In order to perform effective and accurate bending, press brakes require quality tooling that is suited to the application. By this we mean that the tooling is designed to bend the profiles you require in the material type and thickness you select. We will deal with types of tooling and how to select it in a later article. Today, our goal is to understand how tooling is made, how it is mounted to the machine and how it affects the bending process.
So - how is is press brake tooling made?
First we need to understand the stresses press brake tooling can be subjected to. Many press brakes can cycle up to 3000 times per day, resulting in more than 1000,000 presses per year. Often, the tools are bending various types of material, from aluminium to special, harder materials such as Hardox. Given this environment, tools are made from high quality tool steel, of which types 42CrMo4 and C45 are good examples.
The tools are made to the specification required by the customer. The tool is machined from a billet of steel on large milling machines, planers and grinders up to 0.01 mm precision, and is usually sectioned in 510, 835 or custome lengths, after which it undergoes a hardening process. The tool steel is preferably induction hardened or quenched, to improve its lifespan.
Now we need to fit the tooling to the press brake.
Press brakes will use a top tool (punch) and reciprocal bottom tool (die) to form the desired work piece. Each tool set is mounted in the machine differently. The punch set is usually clamped to the top beam using clamps that features a wedge adjustment and either manual or quick release clamping mechanisms. There are two popular methods of clamping - Promecam type or Axial type. The Promecam type is the most popular and is for use in applications where it's limit of 100ton/m is not reached. The Axial type is used in heavier applications and for the purposes of this article, we will focus on the Promecam type.
The hallmarks of the Promecam system are as such: The connection to the clamp is 30mm in height and 14mm wide. The punch tip is centred to a half of this, allowing the tool to be reversed with a double clamp. The die typically has a base of 60 or 90mm depending on the tool design. The die sections rest in a tool tray, or if it is a single full length die, is set directly on the bed and clamped at either end with front and back clamps allowing for positioning directly under the punch tip.
Great - now I know how to mount the tools. How do they affect bending?
The choice of tooling is intimately linked to the machine tonnage, length of the bed, material type and bending process. Let's discuss the features of the punch and die that will impact your bending outcomes. The first and perhaps most important is the profile. There are literally hundreds of tool profiles available, providing huge flexibility to the bending process. Knife tools, Goosenecks, Radius tools, special purpose tools and more give different outcomes. We will discuss these in more detail in seperate article. For now, we will concentrate on angle, punch tip radius and useful height.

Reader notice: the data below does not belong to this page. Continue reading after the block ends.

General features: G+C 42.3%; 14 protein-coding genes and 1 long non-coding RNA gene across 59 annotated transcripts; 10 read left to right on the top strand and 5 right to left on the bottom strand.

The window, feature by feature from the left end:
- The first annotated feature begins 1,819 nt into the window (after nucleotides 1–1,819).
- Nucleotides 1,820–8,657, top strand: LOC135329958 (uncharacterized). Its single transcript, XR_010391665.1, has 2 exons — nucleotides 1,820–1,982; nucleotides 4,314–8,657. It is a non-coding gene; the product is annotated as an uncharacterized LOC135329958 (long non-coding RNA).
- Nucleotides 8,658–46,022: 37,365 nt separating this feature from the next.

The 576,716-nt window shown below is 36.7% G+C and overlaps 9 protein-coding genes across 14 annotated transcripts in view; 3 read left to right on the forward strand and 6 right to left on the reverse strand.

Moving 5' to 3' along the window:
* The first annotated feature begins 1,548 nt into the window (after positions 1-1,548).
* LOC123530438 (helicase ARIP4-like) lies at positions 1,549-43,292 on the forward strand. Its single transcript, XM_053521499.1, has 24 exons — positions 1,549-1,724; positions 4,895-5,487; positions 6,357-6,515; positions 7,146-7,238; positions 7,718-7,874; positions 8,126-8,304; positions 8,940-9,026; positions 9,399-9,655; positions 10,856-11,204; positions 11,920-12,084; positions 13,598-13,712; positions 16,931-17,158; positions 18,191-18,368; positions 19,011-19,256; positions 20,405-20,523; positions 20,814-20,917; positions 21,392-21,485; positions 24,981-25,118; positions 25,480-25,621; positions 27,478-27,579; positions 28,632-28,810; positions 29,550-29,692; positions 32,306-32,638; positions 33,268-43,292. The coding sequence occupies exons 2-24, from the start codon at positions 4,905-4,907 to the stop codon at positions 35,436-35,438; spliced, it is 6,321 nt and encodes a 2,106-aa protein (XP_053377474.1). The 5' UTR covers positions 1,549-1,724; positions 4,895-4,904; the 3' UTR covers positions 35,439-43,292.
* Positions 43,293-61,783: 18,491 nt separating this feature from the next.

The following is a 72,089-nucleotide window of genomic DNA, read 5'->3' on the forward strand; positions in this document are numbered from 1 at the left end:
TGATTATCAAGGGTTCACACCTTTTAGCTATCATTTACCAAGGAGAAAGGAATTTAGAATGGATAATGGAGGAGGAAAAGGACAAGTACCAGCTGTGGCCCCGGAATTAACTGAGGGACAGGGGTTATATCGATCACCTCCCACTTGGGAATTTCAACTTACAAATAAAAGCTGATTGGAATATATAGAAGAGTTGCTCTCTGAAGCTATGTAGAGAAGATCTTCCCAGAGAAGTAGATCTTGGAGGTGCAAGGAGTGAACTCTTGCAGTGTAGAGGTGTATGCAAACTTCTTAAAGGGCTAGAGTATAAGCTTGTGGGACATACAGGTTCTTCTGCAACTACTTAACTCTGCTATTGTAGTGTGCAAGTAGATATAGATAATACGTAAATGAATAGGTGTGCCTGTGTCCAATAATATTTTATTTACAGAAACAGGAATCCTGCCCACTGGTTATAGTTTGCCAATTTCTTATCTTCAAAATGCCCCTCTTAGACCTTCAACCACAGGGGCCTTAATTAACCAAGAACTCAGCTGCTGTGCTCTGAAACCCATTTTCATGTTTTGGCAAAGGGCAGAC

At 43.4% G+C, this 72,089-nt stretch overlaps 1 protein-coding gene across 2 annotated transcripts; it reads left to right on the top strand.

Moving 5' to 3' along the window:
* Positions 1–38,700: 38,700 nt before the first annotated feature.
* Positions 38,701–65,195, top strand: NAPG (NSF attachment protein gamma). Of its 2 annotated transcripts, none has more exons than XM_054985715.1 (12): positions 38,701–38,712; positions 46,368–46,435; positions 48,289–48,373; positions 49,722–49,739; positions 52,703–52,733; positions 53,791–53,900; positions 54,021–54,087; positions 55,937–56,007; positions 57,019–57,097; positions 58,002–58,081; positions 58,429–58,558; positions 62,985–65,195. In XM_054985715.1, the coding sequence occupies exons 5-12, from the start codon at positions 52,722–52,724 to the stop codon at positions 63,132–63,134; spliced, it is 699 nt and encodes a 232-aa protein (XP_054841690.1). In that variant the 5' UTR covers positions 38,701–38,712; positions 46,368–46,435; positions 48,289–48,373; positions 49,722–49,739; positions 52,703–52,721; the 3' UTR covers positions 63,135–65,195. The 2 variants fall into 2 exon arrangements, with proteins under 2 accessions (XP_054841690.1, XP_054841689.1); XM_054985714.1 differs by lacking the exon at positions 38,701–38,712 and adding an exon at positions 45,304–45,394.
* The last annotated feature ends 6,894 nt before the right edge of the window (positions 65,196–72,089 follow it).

Of the three considerations this is the most important. The angle of the punch and the die, will dictate the minimum angle that can be bent, when the tools "bottom". It also allows for spring back compensation. For example - if you have to bend stainless steel at 90° then opting for an 85° tip and overbending, will compensate for the 5° springback. It also follows that if you have a 90° die and a 85° punch, the minimum angle you can bend is 90°.
2. Punch tip radius
As a rule of thumb, the punch tip radius should be less than the desired internal radius of the profile you wish to bend. A useful ratio to use is the following: radius of punch=internal radius x 2/3. If too small a radius is used the punch will leave obvious mark on the inside of the profile.
3. Useful height
In order to avoid machine and or tooling damage it is critical to understand the useful height metric. Punch useful height is calculated as follows: Total height - Tang height (where the tang is the clamped portion of the punch). Useful die height is simply the total height of the die tool. When you are setting your machine up with your new tools, it is important to check that the machines total opening height exceeds: Punch useful height+Die useful height+material thickness.
There you have it, a brief look at press brake tooling and what to be aware of when starting down the path of buying new tooling or considering a machine for purchase that has tooling in it, that you would like to add to. If you would like advice on what tooling to choose, why not contact us and we would be glad to help by understanding your application and the profiles you wish to bend.